MSPs have been told that there are “real concerns” about the financial sustainability of social care and education – amid calls for “radical change” to how local government is funded.

Experts from the Accounts Commission appeared before Holyrood’s local government and communities committee as MSPs gather evidence ahead of next year’s Scottish Government budget.

Elma Murray, chair of Accounts Commission, warned MSPs that “there will be considerable additional costs and loss of income for councils” as the Covid-19 crisis continues.

Ms Murray pointed to facilities being forced to close in the early part of lockdown and less money being brought in from rates, fees and charges.

She added: “Further costs have also been incurred in terms of redeploying staff in response to the pandemic, new responsibilities, shielding and social distancing measures, increased demand for some services and covering workforce absence.

“Lockdown has had a profound effect on key services such as education, social care, provision of benefits and many others.

“Very few, if any, council services have been unaffected by the impact of the pandemic through lockdown and social distancing.”

The Accounts Commission has called for the “need for strong leadership, radical change, robust workforce planning, collaborative partnership working and greater community empowerment and engagement”.

In an update on the NHS in Scotland published last October, Audit Scotland said a shortfall of as much as £1.8 billion could arise in health funding by 2023-24, however it is not known what effect the coronavirus pandemic may have.

Addressing specific areas of concern, Ms Murray said: “Social care has been extensively impacted by Covid-19. It is fair to say that there are real concerns around social care in the future.

“Education has also had to really pivot and change significantly – that is another service that the committee will have heard had been under pressure for a number of years.

“The move towards a different type of learning model when schools closed earlier this year right up until the summer break and then the preparations that had to be made to allow schools to return in full just in the last couple of weeks has increased the pressure, as far as we can see, as well.”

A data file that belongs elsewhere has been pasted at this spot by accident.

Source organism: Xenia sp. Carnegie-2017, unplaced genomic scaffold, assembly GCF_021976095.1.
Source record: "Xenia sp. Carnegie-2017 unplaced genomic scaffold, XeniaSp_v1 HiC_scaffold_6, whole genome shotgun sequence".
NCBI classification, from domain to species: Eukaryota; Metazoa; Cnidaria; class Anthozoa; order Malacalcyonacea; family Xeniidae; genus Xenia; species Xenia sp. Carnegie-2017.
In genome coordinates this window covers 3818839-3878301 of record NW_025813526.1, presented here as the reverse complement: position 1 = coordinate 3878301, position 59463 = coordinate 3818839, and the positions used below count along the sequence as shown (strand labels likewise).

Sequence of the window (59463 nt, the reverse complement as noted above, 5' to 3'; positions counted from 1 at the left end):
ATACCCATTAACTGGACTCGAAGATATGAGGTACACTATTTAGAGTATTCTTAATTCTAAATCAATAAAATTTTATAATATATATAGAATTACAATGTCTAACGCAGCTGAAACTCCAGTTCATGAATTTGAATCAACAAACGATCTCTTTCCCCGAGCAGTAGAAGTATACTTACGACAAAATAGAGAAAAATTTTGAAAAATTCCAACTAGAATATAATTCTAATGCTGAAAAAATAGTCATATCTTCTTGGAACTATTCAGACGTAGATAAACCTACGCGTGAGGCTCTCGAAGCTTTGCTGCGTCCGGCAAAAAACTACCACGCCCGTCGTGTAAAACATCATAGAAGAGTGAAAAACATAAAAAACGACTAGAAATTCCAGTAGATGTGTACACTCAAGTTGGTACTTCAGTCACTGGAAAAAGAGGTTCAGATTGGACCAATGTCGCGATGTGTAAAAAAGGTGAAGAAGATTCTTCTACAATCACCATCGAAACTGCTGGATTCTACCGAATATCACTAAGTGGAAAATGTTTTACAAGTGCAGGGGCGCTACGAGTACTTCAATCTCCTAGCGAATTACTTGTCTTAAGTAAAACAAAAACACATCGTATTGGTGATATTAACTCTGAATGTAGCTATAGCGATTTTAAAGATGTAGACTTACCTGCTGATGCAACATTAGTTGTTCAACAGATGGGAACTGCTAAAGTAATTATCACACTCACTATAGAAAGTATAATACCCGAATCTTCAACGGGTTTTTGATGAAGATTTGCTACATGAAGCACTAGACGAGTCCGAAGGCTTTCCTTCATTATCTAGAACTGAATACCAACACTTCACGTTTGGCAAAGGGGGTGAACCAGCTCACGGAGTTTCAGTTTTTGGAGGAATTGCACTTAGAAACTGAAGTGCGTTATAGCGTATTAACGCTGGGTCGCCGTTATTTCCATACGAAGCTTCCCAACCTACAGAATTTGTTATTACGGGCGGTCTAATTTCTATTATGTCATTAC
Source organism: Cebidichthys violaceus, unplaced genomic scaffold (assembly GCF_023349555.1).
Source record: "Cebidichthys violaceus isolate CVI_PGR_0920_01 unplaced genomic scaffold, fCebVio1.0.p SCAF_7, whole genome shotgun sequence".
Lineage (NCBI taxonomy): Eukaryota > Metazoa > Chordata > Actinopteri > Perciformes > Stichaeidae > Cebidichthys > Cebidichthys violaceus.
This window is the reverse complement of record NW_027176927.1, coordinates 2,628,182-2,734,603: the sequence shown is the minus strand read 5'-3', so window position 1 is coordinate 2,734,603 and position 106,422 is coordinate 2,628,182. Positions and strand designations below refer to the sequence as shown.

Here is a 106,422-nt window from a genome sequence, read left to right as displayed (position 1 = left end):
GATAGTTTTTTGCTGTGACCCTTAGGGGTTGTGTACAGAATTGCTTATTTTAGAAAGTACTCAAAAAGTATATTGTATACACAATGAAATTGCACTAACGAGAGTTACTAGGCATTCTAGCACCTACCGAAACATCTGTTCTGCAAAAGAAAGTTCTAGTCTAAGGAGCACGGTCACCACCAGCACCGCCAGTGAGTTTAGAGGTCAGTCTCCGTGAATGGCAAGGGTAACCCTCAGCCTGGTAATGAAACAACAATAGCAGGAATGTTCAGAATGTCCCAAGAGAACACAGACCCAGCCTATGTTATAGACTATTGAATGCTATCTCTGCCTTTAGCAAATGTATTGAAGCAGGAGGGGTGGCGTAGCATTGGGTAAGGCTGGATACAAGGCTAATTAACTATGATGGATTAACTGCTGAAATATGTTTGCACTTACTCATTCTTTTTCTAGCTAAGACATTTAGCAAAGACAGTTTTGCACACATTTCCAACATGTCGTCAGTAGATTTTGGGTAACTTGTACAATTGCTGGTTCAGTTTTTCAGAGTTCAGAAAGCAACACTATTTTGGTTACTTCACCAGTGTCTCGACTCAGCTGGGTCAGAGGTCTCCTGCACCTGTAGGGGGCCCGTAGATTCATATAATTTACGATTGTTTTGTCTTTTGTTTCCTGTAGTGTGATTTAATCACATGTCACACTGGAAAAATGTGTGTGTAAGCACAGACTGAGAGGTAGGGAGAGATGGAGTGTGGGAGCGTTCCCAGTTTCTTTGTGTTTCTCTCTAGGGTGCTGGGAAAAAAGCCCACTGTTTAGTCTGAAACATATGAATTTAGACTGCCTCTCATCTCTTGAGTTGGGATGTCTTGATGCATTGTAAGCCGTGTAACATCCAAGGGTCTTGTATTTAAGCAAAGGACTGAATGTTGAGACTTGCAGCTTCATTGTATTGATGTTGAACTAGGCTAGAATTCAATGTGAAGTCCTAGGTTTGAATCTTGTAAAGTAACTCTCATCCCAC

Ms Murray told MSPs that although they are gathering evidence for next year’s budget, councils are still struggling to balance the books this year.

Edinburgh City Council, which overspent on its 2019/20 budget for the first time in 13 years, is facing a £17 million budget gap this financial year – with officials warning the authority “will need to identify areas for disinvestment, service reduction or reform” to balance the books.

Ms Murray said: “Councils set their budgets for this year in February and that was before we entered the pandemic and before anybody really had a good sense about what this was going to mean.

“Councils will be looking very carefully now about how they manage to get through to the end of this year, never mind starting to look at how they set their budgets for next year.”

The committee convener, James Dornan, pointed to figures indicated that although Scottish council have experienced a real-terms cut of 3.3 per cent from 2013/14 to this year, since 2017 – real-terms funding has increased by 3.9 per cent for local authorities.

But Fraser McKinlay, controller of audit at Audit Scotland, warned that this assessment doesn’t take into account the growing demands that has been put on councils to provide more services.

He said: “The pattern of funding has changed over the last few years – we've seen an uptick in government funding which continues to be the biggest chunk of funding that goes to local government. But I do also think we need to look at the rising demand.

“I don’t think that we can say that the increase in itself has significantly relieved the pressures that local government is facing in terms of its financial sustainability into the future.

"Cosla would argue that those financial sustainability pressures continue to increase.”

Over a five-year period, funding for education has increased by 1.5 per cent in real terms, although councils have been told to provide more services such as ramping up early years provision.

But funding for social care has reduced in real terms by 1.5 per cent over the same period.

Mr McKinlay pointed to “significant reductions in spend” in other key areas, which he warned will be key sectors as local authorities attempt to recover from the pandemic.

He said: “If you look at social work and education trying to be protected in the best way they can in terms of spending, you can see then some really significant changes in spending in other important areas – things like planning and development services, central services, culture, roads and transport.”